The “Celebrity” section features photographs, newsreels, and magazine covers demonstrating the public’s fascination with Marilyn Monroe and Elizabeth Taylor. Highlights include video clips of Elizabeth Taylor’s Oscar speech, Marilyn Monroe performing for American troops in Korea, and fan magazines such as Modern Screen, Screen Stories, and Motion Picture that surfaced in the 1950s to feed the public’s hunger for celebrities. Photographs and newsreel excerpts illustrate the public’s obsession with the actresses’ movie feats, love affairs, and broken hearts, as well as their struggles with the limelight.

“Conversion” traces the Jewish journeys of Monroe and Taylor, featuring a case of conversion-related material including a rarely-heard audio recording of Elizabeth Taylor’s conversion ceremony and a facsimile of Marilyn Monroe’s Certificate of Conversion. This section will also explore the actresses’ Jewish lives through ephemera such as Marilyn Monroe’s musical menorah, letters from Rabbi Goldburg describing his relationship with the Marilyn Monroe and the Miller family, and documentation of Elizabeth Taylor’s lifelong commitment to Jewish philanthropy.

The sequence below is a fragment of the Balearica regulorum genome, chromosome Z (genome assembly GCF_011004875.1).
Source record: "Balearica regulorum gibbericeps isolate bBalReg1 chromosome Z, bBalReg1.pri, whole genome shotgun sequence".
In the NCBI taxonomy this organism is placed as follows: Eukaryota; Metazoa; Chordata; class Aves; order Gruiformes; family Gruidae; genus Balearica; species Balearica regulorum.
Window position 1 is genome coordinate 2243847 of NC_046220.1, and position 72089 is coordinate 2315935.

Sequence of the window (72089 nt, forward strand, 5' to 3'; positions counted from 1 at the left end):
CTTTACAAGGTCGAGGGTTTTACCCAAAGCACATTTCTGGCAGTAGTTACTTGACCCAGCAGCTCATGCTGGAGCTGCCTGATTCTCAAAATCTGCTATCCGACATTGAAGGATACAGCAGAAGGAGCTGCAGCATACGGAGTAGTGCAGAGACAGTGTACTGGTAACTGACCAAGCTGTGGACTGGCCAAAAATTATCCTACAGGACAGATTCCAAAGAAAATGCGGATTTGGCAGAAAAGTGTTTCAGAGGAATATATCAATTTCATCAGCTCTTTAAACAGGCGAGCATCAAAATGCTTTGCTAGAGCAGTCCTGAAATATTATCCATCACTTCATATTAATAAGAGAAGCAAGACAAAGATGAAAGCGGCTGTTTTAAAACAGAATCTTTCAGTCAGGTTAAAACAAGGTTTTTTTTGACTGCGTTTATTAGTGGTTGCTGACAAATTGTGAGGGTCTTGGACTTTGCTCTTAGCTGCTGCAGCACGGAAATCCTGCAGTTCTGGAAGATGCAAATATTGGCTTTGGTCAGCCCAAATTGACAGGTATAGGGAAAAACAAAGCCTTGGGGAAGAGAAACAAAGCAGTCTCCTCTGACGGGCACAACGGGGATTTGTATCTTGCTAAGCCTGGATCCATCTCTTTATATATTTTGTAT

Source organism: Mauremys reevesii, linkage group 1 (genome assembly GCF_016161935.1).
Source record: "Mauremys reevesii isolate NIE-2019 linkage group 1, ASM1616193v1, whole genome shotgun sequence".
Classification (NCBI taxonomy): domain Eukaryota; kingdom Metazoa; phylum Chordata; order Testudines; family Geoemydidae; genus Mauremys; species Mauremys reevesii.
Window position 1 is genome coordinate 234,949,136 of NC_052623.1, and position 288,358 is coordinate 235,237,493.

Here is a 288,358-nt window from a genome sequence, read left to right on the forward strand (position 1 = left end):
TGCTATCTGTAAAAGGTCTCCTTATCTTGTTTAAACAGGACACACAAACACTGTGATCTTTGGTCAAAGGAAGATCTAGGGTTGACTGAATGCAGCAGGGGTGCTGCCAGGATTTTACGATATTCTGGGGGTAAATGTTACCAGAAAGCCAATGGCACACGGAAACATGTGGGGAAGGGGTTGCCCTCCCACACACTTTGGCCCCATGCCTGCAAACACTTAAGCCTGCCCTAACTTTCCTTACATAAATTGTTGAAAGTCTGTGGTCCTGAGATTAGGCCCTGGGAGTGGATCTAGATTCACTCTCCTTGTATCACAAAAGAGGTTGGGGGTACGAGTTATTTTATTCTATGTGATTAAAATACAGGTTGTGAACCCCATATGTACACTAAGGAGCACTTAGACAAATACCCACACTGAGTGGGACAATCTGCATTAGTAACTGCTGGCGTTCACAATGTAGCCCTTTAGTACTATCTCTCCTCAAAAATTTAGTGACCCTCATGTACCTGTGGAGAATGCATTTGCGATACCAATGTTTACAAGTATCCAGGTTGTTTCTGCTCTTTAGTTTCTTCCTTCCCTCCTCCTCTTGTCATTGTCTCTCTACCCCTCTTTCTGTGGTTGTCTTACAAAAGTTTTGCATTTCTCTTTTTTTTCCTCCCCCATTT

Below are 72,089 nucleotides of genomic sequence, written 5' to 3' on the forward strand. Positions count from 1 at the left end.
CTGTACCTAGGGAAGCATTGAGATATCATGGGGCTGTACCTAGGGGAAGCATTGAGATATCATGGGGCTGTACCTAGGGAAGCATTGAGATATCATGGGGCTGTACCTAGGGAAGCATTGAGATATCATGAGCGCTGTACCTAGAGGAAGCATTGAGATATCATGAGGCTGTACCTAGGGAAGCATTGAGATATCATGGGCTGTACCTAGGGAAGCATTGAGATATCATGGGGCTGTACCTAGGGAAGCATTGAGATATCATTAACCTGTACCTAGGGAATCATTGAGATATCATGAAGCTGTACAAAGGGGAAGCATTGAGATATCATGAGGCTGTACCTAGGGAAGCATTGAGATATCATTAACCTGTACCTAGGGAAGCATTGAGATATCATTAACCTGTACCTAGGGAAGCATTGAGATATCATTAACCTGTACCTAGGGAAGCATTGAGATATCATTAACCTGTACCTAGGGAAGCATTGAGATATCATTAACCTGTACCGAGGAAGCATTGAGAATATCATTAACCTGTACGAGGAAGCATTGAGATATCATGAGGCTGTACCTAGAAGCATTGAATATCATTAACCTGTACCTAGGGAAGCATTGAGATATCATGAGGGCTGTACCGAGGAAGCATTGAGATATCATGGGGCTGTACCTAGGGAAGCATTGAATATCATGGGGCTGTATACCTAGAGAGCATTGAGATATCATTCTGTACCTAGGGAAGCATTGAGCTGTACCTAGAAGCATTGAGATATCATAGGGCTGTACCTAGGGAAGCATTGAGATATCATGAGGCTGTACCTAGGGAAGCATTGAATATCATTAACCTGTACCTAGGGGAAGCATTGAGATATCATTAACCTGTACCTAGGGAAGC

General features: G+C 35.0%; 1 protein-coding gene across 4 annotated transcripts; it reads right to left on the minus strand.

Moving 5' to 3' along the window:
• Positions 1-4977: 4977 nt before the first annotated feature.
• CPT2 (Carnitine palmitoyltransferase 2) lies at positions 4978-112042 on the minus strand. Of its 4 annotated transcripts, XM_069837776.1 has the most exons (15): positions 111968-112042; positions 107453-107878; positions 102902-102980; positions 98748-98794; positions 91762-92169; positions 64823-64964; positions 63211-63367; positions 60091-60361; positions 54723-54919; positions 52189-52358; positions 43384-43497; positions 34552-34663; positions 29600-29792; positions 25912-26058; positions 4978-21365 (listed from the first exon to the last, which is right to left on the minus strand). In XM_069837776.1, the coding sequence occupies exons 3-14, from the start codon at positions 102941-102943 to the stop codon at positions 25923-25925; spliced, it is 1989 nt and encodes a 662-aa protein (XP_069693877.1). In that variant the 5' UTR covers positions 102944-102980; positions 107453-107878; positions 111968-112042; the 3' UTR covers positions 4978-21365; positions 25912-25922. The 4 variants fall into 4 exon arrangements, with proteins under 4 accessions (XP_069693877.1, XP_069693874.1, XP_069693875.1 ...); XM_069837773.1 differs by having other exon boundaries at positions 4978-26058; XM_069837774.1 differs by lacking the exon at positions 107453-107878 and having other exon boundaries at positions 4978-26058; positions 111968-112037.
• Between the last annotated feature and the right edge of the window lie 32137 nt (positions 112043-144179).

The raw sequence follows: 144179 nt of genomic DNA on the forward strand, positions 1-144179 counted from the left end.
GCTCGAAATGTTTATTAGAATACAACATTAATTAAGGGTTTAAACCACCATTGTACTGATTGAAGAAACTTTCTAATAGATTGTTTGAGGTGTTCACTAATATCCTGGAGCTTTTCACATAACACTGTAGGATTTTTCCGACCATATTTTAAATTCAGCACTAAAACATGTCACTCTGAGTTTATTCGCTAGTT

The exhibition concludes by examining the legacy of Marilyn Monroe and Elizabeth Taylor through the lens of Andy Warhol’s now-iconic portraits. Featuring four Warhol works – two paintings and two prints – the “Myth & Legend” section reveals how the portraits reflect the glamorous yet complex identities of these subjects. Marilyn Monroe and Elizabeth Taylor represented themes of great interest to Warhol: glamour, beauty, scandal, death, and media spectacle. His canvases of the actresses in the early 1960s coincided with his initial explorations of silkscreen painting and serial imagery. The repeated use of a single image altered slightly, either at the hand of the artist or due to the silkscreening process, enhanced Warhol’s exploration of the celebrity persona as illusion. Warhol’s artistic process in creating these portraits is explored through photography and ephemera from his studio, further demonstrating the artist’s obsession with celebrity and with Monroe and Taylor in particular.